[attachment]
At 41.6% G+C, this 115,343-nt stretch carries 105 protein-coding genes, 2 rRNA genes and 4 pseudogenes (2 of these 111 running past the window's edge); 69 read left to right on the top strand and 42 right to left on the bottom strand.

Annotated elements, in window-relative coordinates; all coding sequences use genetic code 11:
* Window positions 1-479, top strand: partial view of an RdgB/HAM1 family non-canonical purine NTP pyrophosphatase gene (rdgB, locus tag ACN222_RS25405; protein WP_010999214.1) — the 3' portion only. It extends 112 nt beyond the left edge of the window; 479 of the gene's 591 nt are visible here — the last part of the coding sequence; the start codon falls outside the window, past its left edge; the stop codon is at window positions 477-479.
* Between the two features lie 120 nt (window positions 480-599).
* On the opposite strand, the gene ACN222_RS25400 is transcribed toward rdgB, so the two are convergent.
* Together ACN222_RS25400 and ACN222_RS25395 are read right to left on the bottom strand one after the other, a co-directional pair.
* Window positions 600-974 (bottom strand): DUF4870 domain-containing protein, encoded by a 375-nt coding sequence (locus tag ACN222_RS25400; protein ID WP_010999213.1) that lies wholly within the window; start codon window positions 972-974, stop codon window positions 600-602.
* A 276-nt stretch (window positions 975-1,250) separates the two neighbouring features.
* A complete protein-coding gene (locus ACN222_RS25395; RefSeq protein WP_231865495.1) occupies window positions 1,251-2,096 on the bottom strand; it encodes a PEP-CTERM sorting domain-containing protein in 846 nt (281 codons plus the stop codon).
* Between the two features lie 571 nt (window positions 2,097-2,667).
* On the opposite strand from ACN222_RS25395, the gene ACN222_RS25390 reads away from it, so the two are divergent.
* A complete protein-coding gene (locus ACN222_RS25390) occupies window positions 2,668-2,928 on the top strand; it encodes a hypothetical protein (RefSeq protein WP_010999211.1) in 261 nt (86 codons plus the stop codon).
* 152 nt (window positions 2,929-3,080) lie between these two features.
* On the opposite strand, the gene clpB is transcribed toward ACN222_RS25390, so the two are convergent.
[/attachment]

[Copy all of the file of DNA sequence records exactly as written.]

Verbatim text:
At 41.6% G+C, this 115,343-nt stretch carries 105 protein-coding genes, 2 rRNA genes and 4 pseudogenes (2 of these 111 running past the window's edge); 69 read left to right on the top strand and 42 right to left on the bottom strand.

Annotated elements, in window-relative coordinates; all coding sequences use genetic code 11:
* Window positions 1-479, top strand: partial view of an RdgB/HAM1 family non-canonical purine NTP pyrophosphatase gene (rdgB, locus tag ACN222_RS25405; protein WP_010999214.1) — the 3' portion only. It extends 112 nt beyond the left edge of the window; 479 of the gene's 591 nt are visible here — the last part of the coding sequence; the start codon falls outside the window, past its left edge; the stop codon is at window positions 477-479.
* Between the two features lie 120 nt (window positions 480-599).
* On the opposite strand, the gene ACN222_RS25400 is transcribed toward rdgB, so the two are convergent.
* Together ACN222_RS25400 and ACN222_RS25395 are read right to left on the bottom strand one after the other, a co-directional pair.
* Window positions 600-974 (bottom strand): DUF4870 domain-containing protein, encoded by a 375-nt coding sequence (locus tag ACN222_RS25400; protein ID WP_010999213.1) that lies wholly within the window; start codon window positions 972-974, stop codon window positions 600-602.
* A 276-nt stretch (window positions 975-1,250) separates the two neighbouring features.
* A complete protein-coding gene (locus ACN222_RS25395; RefSeq protein WP_231865495.1) occupies window positions 1,251-2,096 on the bottom strand; it encodes a PEP-CTERM sorting domain-containing protein in 846 nt (281 codons plus the stop codon).
* Between the two features lie 571 nt (window positions 2,097-2,667).
* On the opposite strand from ACN222_RS25395, the gene ACN222_RS25390 reads away from it, so the two are divergent.
* A complete protein-coding gene (locus ACN222_RS25390) occupies window positions 2,668-2,928 on the top strand; it encodes a hypothetical protein (RefSeq protein WP_010999211.1) in 261 nt (86 codons plus the stop codon).
* 152 nt (window positions 2,929-3,080) lie between these two features.
* On the opposite strand, the gene clpB is transcribed toward ACN222_RS25390, so the two are convergent.